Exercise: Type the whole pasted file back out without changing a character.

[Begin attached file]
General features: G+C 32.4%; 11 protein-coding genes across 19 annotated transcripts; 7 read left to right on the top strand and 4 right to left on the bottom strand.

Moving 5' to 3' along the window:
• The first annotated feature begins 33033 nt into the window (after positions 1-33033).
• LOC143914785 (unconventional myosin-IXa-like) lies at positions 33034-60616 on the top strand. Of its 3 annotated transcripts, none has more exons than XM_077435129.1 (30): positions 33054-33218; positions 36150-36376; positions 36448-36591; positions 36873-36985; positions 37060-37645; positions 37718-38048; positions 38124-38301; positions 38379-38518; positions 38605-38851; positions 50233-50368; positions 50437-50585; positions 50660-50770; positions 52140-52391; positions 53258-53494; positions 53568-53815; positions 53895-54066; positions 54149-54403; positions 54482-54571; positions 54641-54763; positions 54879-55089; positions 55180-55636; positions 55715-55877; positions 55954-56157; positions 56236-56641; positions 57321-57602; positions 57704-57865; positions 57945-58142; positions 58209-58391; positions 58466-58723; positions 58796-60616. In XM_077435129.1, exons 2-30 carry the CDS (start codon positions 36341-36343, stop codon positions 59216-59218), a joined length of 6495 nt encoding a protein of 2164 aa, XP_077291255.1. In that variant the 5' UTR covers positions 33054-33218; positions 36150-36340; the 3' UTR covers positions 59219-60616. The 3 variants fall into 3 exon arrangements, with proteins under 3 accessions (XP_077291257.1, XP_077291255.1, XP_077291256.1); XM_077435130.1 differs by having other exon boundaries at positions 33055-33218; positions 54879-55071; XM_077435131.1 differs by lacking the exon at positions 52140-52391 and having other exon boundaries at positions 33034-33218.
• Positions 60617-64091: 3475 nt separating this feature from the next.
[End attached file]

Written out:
General features: G+C 32.4%; 11 protein-coding genes across 19 annotated transcripts; 7 read left to right on the top strand and 4 right to left on the bottom strand.

Moving 5' to 3' along the window:
• The first annotated feature begins 33033 nt into the window (after positions 1-33033).
• LOC143914785 (unconventional myosin-IXa-like) lies at positions 33034-60616 on the top strand. Of its 3 annotated transcripts, none has more exons than XM_077435129.1 (30): positions 33054-33218; positions 36150-36376; positions 36448-36591; positions 36873-36985; positions 37060-37645; positions 37718-38048; positions 38124-38301; positions 38379-38518; positions 38605-38851; positions 50233-50368; positions 50437-50585; positions 50660-50770; positions 52140-52391; positions 53258-53494; positions 53568-53815; positions 53895-54066; positions 54149-54403; positions 54482-54571; positions 54641-54763; positions 54879-55089; positions 55180-55636; positions 55715-55877; positions 55954-56157; positions 56236-56641; positions 57321-57602; positions 57704-57865; positions 57945-58142; positions 58209-58391; positions 58466-58723; positions 58796-60616. In XM_077435129.1, exons 2-30 carry the CDS (start codon positions 36341-36343, stop codon positions 59216-59218), a joined length of 6495 nt encoding a protein of 2164 aa, XP_077291255.1. In that variant the 5' UTR covers positions 33054-33218; positions 36150-36340; the 3' UTR covers positions 59219-60616. The 3 variants fall into 3 exon arrangements, with proteins under 3 accessions (XP_077291257.1, XP_077291255.1, XP_077291256.1); XM_077435130.1 differs by having other exon boundaries at positions 33055-33218; positions 54879-55071; XM_077435131.1 differs by lacking the exon at positions 52140-52391 and having other exon boundaries at positions 33034-33218.
• Positions 60617-64091: 3475 nt separating this feature from the next.